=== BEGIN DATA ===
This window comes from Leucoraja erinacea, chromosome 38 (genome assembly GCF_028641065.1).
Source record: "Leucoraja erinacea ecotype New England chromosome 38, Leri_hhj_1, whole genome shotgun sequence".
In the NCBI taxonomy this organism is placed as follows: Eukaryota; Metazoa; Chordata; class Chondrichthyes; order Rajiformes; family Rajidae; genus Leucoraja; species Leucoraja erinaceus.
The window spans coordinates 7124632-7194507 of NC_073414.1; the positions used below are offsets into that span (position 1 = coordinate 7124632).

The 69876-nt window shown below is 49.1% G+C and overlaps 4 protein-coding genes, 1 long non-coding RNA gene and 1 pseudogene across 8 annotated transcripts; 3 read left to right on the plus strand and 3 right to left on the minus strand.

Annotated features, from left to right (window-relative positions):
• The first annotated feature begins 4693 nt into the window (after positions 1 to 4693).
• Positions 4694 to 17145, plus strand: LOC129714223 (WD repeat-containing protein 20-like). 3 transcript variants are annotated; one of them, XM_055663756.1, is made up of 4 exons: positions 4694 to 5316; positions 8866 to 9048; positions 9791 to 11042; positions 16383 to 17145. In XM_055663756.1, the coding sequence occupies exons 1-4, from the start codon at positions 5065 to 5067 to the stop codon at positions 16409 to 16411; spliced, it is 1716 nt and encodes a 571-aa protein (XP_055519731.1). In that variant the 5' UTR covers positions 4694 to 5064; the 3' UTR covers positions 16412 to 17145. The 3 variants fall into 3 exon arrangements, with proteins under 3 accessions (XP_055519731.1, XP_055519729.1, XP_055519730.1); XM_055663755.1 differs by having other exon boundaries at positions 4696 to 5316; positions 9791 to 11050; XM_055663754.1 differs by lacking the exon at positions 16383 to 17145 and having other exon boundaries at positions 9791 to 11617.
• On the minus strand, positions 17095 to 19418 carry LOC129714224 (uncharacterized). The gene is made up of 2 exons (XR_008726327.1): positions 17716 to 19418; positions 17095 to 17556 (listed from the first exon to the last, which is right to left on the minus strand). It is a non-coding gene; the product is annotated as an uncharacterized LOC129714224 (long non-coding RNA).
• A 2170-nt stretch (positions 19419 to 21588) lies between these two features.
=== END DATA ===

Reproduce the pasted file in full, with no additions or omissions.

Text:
This window comes from Leucoraja erinacea, chromosome 38 (genome assembly GCF_028641065.1).
Source record: "Leucoraja erinacea ecotype New England chromosome 38, Leri_hhj_1, whole genome shotgun sequence".
In the NCBI taxonomy this organism is placed as follows: Eukaryota; Metazoa; Chordata; class Chondrichthyes; order Rajiformes; family Rajidae; genus Leucoraja; species Leucoraja erinaceus.
The window spans coordinates 7124632-7194507 of NC_073414.1; the positions used below are offsets into that span (position 1 = coordinate 7124632).

The 69876-nt window shown below is 49.1% G+C and overlaps 4 protein-coding genes, 1 long non-coding RNA gene and 1 pseudogene across 8 annotated transcripts; 3 read left to right on the plus strand and 3 right to left on the minus strand.

Annotated features, from left to right (window-relative positions):
• The first annotated feature begins 4693 nt into the window (after positions 1 to 4693).
• Positions 4694 to 17145, plus strand: LOC129714223 (WD repeat-containing protein 20-like). 3 transcript variants are annotated; one of them, XM_055663756.1, is made up of 4 exons: positions 4694 to 5316; positions 8866 to 9048; positions 9791 to 11042; positions 16383 to 17145. In XM_055663756.1, the coding sequence occupies exons 1-4, from the start codon at positions 5065 to 5067 to the stop codon at positions 16409 to 16411; spliced, it is 1716 nt and encodes a 571-aa protein (XP_055519731.1). In that variant the 5' UTR covers positions 4694 to 5064; the 3' UTR covers positions 16412 to 17145. The 3 variants fall into 3 exon arrangements, with proteins under 3 accessions (XP_055519731.1, XP_055519729.1, XP_055519730.1); XM_055663755.1 differs by having other exon boundaries at positions 4696 to 5316; positions 9791 to 11050; XM_055663754.1 differs by lacking the exon at positions 16383 to 17145 and having other exon boundaries at positions 9791 to 11617.
• On the minus strand, positions 17095 to 19418 carry LOC129714224 (uncharacterized). The gene is made up of 2 exons (XR_008726327.1): positions 17716 to 19418; positions 17095 to 17556 (listed from the first exon to the last, which is right to left on the minus strand). It is a non-coding gene; the product is annotated as an uncharacterized LOC129714224 (long non-coding RNA).
• A 2170-nt stretch (positions 19419 to 21588) lies between these two features.